Post-cataract surgery endophthalmitis review favors intracameral cefuroxime


Based on available evidence, intracameral cefuroxime represents the best, safest, and most effective antimicrobial agent to use for prophylaxis of postcataract surgery endophthalmitis.

Boston-Based on available evidence, intracameral cefuroxime represents the best, safest, and most effective antimicrobial agent to use for prophylaxis of postcataract surgery endophthalmitis, said Peter J. Barry, MD, at the annual meeting of the American Society of Cataract and Refractive Surgery.

"Only cefuroxime has the scientific evidence-based background demonstrating its efficacy and safety for preventing endophthalmitis after cataract surgery, and there are appreciable problems with alternatives," said Dr. Barry, consultant ophthalmic surgeon, Royal Eye and Ear Hospital, Dublin, Ireland.

"The only major limitation of intracameral cefuroxime is that it is not commercially available as an FDA-approved, unit-dose product for use in cataract surgery," he said. "I would appeal to industry [please to] meet this need."

Discussing the pros and cons of intracameral cefuroxime and alternative antimicrobial agents as postcataract surgery endophthalmitis prophylaxis, Dr. Barry said that the results of the prospective, multicenter randomized European Society of Cataract and Refractive Surgeons (ESCRS) clinical trial provided the primary evidence to support his conclusion that intracameral cefuroxime is the best option.

Dr. Barry served as chairman for the study that recruited about 16,000 patients and had a 2 × 2 factorial design with intracameral cefuroxime and topical perioperative levofloxacin.

"The ESCRS trial is considered a gold standard study providing Level I data and documented unequivocally that intracameral cefuroxime was effective in reducing the rate of postoperative endophthalmitis," he said.

Overall, the results showed treatment with intracameral cefuroxime reduced the rates of both presumed and proven endophthalmitis by a factor of 5 and eliminated the occurrence of streptococcal endophthalmitis, as well as blindness (visual acuity of 20/200 or worse) related to the latter entity. These benefits were achieved with minimal risk of toxic anterior segment syndrome, Dr. Barry said.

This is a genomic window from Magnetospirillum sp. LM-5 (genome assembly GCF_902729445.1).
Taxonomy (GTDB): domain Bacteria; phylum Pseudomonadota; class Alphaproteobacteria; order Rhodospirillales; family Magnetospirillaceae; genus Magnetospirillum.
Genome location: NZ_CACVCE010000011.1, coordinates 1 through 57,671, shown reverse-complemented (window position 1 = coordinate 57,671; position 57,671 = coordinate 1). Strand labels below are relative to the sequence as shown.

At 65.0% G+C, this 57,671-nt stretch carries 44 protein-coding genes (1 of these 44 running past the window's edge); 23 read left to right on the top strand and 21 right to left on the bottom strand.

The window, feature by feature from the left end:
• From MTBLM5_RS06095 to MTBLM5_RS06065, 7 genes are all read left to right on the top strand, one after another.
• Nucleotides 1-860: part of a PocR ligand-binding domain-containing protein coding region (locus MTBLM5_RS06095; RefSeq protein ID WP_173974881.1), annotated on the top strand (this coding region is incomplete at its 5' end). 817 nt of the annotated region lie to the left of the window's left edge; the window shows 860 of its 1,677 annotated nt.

Among the approximately 16,000 patients, there were 29 cases of endophthalmitis, including 20 proven and nine presumed cases. Among patients who did not receive intracameral cefuroxime, the rates of presumed and proven infectious endophthalmitis were 33/10,000 cases and 23/10,000 cases, respectively. The corresponding rates among patients who received intracameral cefuroxime were 6/10,000 cases and 4/10,000 cases, respectively.

Review of the main responsible pathogens for cases of proven endophthalmitis showed there were eight staphylococcal infections and eight streptococcal infections among the controls not treated with intracameral cefuroxime and three staphylococcal infections in the intracameral cefuroxime groups.

Visual outcomes varied based on endophthalmitis etiology. For the 11 cases of staphylococcal infection, final visual acuity ranged from 20/20 to 20/80, while among the eight eyes with a streptococcal infection, the final visual acuity ranged from 20/20 to no light perception.

"All five eyes in the study that wound up legally blind had a streptococcal infection and none had received intracameral cefuroxime," Dr. Barry said.

Beyond the data from the 8,000 patients treated with intracameral cefuroxime in the ESCRS trial, evidence of the efficacy and safety of intracameral cefuroxime is available from more than 425,000 recorded uses in the national cataract register in Sweden, a country where use of intracameral cefuroxime has become standard practice.


One objection that has been raised against use of cefuroxime relates to the risk of cross-reactivity with penicillin. However, such concerns are unfounded and do not provide a legitimate argument against using intracameral cefuroxime, according to Dr. Barry.

"While there is a risk for cross-reactivity between penicillin and some cephalosporins, the association depends on the side-chain of the molecule," Dr. Barry said. "Cefuroxime carries no risk and can be safely administered to patients with a history of penicillin allergy."

Limitations of alternatives

Dr. Barry observed that intracameral use of moxifloxacin has been touted by some investigators in what he described as "a drip feed of papers from industry over the last 3 years."

"I would argue the evidence from these studies is high in aspiration, but manifestly commercial and not strikingly strong," he said.

On the other hand, published studies describing microbial resistance to the fourth-generation fluoroquinolones raises concern about the efficacy of intracameral moxifloxacin as endophthalmitis prophylaxis. In addition, the safe dose of moxifloxacin is unknown, moxifloxacin is ineffective against methicillin-resistant Staphylococcus aureus and Staphylococcus epidermidis, and the widespread use of fourth-generation fluoroquinolones in the animal husbandry/food chain is jeopardizing the future efficacy of this group of antimicrobial agents.


Peter J. Barry, MD

Dr. Barry has no financial interest in the products he discussed.

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